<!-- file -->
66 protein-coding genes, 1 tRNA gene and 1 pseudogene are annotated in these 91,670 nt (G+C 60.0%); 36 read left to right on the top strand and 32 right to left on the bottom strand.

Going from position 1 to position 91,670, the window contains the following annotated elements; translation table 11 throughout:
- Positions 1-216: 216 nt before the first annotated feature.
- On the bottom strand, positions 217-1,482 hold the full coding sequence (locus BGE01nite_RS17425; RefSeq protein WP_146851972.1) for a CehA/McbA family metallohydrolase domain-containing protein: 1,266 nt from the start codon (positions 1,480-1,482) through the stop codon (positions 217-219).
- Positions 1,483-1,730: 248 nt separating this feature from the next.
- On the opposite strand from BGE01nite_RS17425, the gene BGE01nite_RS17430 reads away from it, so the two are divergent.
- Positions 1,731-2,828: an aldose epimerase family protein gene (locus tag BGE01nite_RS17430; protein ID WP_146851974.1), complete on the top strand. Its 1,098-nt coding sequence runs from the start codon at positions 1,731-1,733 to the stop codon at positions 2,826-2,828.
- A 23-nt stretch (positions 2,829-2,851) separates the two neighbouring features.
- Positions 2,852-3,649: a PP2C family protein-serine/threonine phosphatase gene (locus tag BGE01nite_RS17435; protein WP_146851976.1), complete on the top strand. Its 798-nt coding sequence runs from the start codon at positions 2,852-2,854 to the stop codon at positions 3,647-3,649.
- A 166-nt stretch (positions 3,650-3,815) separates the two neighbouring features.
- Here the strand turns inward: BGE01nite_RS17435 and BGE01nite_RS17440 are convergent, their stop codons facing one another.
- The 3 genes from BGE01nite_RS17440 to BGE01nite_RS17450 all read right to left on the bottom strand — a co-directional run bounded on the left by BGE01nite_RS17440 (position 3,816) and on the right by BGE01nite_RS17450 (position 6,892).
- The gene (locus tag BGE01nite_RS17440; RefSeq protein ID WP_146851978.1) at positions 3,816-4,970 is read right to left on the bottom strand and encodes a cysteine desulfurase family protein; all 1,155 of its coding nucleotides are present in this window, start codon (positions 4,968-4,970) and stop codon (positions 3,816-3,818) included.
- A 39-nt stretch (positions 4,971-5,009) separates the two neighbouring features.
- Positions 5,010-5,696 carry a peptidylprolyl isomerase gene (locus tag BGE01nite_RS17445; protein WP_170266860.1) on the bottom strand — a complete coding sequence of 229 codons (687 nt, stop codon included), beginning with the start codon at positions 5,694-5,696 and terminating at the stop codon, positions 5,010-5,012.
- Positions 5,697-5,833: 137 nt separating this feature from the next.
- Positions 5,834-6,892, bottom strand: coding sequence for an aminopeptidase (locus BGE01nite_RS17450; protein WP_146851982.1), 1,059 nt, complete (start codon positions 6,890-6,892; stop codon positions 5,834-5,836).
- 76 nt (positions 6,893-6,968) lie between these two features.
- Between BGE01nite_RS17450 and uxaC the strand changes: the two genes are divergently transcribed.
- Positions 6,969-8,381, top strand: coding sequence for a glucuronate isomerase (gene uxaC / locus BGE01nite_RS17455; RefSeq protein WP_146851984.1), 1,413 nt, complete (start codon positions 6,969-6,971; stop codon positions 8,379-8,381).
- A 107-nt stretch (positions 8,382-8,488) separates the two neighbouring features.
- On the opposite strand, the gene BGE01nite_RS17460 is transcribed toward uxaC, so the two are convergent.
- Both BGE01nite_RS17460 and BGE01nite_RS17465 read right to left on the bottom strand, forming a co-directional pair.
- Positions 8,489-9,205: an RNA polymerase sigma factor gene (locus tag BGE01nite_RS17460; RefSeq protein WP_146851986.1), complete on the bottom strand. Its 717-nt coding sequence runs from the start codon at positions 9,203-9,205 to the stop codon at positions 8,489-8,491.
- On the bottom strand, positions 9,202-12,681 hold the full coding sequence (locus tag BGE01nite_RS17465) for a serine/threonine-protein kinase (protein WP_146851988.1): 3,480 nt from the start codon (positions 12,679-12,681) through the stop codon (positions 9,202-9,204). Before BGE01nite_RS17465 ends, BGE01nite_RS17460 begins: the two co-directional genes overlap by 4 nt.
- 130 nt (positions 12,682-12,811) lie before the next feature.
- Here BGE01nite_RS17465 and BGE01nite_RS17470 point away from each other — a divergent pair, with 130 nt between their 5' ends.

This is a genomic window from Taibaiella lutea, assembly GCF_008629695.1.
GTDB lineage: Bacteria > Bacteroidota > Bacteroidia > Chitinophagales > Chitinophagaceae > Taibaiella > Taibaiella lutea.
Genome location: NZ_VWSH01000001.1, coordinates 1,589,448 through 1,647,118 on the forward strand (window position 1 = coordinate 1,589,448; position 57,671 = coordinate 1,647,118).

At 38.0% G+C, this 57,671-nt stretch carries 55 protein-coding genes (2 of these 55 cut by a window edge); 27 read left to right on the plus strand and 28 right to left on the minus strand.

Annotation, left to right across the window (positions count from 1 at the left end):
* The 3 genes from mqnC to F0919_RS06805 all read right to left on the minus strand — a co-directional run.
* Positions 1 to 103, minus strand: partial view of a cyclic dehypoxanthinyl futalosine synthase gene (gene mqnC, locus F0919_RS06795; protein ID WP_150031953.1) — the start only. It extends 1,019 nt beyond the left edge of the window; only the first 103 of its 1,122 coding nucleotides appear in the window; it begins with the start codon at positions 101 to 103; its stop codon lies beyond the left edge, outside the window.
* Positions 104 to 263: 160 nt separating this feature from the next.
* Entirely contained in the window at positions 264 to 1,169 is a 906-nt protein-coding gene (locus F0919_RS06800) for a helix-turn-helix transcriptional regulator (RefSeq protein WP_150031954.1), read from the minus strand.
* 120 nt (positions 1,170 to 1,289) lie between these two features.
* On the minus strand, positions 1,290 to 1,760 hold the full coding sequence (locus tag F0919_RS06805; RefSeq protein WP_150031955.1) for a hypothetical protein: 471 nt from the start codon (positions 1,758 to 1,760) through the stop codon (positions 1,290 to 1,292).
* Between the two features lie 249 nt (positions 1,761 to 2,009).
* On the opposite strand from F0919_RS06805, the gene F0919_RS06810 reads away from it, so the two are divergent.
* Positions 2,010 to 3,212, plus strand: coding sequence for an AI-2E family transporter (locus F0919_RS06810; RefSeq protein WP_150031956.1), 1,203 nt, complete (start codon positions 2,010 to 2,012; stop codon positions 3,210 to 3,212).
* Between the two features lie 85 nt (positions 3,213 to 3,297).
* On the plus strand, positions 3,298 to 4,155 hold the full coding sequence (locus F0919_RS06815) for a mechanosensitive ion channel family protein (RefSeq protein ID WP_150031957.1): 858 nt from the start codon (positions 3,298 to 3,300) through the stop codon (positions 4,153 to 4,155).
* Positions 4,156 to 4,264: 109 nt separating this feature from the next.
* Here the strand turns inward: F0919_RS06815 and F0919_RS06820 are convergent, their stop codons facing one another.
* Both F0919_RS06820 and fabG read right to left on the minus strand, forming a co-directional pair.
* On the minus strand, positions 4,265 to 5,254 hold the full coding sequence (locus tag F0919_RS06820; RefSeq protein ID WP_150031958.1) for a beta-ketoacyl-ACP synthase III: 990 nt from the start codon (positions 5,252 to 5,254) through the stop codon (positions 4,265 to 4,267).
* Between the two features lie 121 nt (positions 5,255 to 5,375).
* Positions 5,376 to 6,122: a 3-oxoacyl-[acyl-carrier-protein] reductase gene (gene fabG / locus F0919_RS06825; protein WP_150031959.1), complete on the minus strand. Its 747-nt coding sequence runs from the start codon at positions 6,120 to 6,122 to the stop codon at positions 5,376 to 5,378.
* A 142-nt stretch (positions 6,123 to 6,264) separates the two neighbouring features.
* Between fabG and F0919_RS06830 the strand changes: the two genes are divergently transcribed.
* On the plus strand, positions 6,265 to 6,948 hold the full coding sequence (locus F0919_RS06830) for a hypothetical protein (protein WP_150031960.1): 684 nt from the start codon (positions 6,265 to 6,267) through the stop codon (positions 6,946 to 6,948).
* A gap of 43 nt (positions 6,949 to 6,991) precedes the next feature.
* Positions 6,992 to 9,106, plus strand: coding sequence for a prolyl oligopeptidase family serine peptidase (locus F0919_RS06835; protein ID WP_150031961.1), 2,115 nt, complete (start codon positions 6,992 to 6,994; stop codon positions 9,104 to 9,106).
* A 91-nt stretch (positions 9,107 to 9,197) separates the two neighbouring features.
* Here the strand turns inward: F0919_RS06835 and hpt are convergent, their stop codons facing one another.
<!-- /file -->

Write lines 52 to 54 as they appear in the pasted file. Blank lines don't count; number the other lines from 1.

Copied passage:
* On the plus strand, positions 6,265 to 6,948 hold the full coding sequence (locus F0919_RS06830) for a hypothetical protein (protein WP_150031960.1): 684 nt from the start codon (positions 6,265 to 6,267) through the stop codon (positions 6,946 to 6,948).
* A gap of 43 nt (positions 6,949 to 6,991) precedes the next feature.
* Positions 6,992 to 9,106, plus strand: coding sequence for a prolyl oligopeptidase family serine peptidase (locus F0919_RS06835; protein ID WP_150031961.1), 2,115 nt, complete (start codon positions 6,992 to 6,994; stop codon positions 9,104 to 9,106).